The most common argument was that Cheney’s underlying views were not the problem, but that she consistently took the bait when asked by the media to respond to questions about Trump, and sometimes went after him when unprompted. The criticism of Cheney was that this divided the caucus and made it more difficult to move on and focus on opposing President Biden.
But this description does not apply to Roy. Unlike Cheney, Roy did not vote to impeach Trump. When Cheney said in February that Trump should not have a future within the Republican Party, Roy stood before the Capitol steps to tell reporters that she had “forfeited her right to be chair of the Republican conference,” saying it was divisive. Roy was not incessantly talking about January 6 and was never going to run to the Washington Post to offer an op-ed expressing fears about the future of the Republican Party and the threat to democracy.
Now, I did say at the outset that there was a “special” Trump-loyalty test. This loyalty has nothing to do with loyalty to his actual policy positions. Roy voted with Trump nearly 90 percent of the time, whereas Stefanik did so only about 78 percent of the time.
The special loyalty test has to do with Trump’s reaction to the 2020 election, and that alone. And on that Trump score, Stefanik clearly comes out ahead. When push came to shove, Roy rejected attempts to overturn the 2020 election. He refused to join fellow Texas Republicans in filing an amicus brief supporting the state’s lawsuit challenging the election results of other states, on principled federalism grounds. He did not vote to challenge the Electoral College results, and he declared in January that Trump “deserves universal condemnation for what was clearly impeachable conduct — pressuring the vice president to violate his oath to the Constitution to count the electors.”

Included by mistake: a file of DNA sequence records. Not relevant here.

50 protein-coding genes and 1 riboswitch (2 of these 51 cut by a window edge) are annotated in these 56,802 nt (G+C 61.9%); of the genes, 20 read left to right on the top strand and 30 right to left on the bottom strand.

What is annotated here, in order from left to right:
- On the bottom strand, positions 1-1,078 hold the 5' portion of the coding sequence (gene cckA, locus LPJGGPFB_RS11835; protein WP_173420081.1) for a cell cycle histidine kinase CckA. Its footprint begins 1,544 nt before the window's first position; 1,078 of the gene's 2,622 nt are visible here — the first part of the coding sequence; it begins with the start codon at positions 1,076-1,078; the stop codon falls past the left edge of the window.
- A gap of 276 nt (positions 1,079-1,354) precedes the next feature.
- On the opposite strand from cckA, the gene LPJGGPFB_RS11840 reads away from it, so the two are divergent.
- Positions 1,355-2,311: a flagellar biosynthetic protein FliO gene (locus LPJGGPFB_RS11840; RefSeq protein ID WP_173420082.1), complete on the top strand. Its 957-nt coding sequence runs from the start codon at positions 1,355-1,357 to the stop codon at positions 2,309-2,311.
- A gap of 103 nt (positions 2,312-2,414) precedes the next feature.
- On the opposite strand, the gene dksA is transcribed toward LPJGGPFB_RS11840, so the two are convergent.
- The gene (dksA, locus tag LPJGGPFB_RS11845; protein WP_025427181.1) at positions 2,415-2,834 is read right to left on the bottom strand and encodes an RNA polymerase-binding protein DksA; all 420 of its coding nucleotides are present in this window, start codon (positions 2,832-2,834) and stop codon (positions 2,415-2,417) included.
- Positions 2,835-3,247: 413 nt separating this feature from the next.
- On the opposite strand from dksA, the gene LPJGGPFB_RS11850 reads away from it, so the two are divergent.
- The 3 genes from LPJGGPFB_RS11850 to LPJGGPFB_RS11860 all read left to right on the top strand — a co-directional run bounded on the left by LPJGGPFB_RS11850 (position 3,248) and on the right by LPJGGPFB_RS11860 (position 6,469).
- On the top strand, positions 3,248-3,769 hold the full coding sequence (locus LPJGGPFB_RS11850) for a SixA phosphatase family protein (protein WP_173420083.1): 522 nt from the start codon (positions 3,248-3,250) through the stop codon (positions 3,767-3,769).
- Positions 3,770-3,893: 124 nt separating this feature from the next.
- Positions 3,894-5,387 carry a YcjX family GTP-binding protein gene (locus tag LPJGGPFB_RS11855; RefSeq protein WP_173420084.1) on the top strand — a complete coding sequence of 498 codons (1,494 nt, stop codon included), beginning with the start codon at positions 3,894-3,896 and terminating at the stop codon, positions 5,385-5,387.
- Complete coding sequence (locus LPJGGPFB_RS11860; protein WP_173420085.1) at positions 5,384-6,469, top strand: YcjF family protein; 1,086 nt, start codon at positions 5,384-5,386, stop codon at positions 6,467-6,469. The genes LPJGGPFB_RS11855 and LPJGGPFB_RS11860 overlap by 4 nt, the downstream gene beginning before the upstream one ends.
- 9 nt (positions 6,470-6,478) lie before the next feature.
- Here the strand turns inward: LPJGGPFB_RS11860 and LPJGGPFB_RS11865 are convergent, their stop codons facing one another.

In contrast, Stefanik played ball then, and continues to play ball. She also, like Trump, has no intention of moving past 2020. In an interview with my former colleague David Drucker on Monday, she said, “I believe that the discussions of the 2020 election are integral to make sure that we can rebuild the American people’s trust in our elections, moving forward, and put forth those policy solutions to improve election security and election integrity. And I stand with the president’s focus on election integrity. As usual, he’s very in touch with the voters around the country.”
Trump wanted somebody he believed would advance that cause better, so he endorsed Stefanik and issued a warning about Roy ahead of the vote: “Can’t imagine Republican House Members would go with Chip Roy—he has not done a great job, and will probably be successfully primaried in his own district. I support Elise, by far, over Chip!”
If any of the alternate explanations given for Cheney’s ouster were true, then Roy would appear to be the ultimate compromise candidate. He is a staunch conservative who opposes endless war in Afghanistan, who doesn’t want to relitigate the 2020 election, who didn’t make a big issue of the Russian-bounty story, who isn’t going to serve as a tool of the media to bludgeon Republicans, and yet who opposed efforts to overturn the results of the election.
They went for the neoconservative warmonger with a liberal voting record in a 134-to-46 vote. We all know why.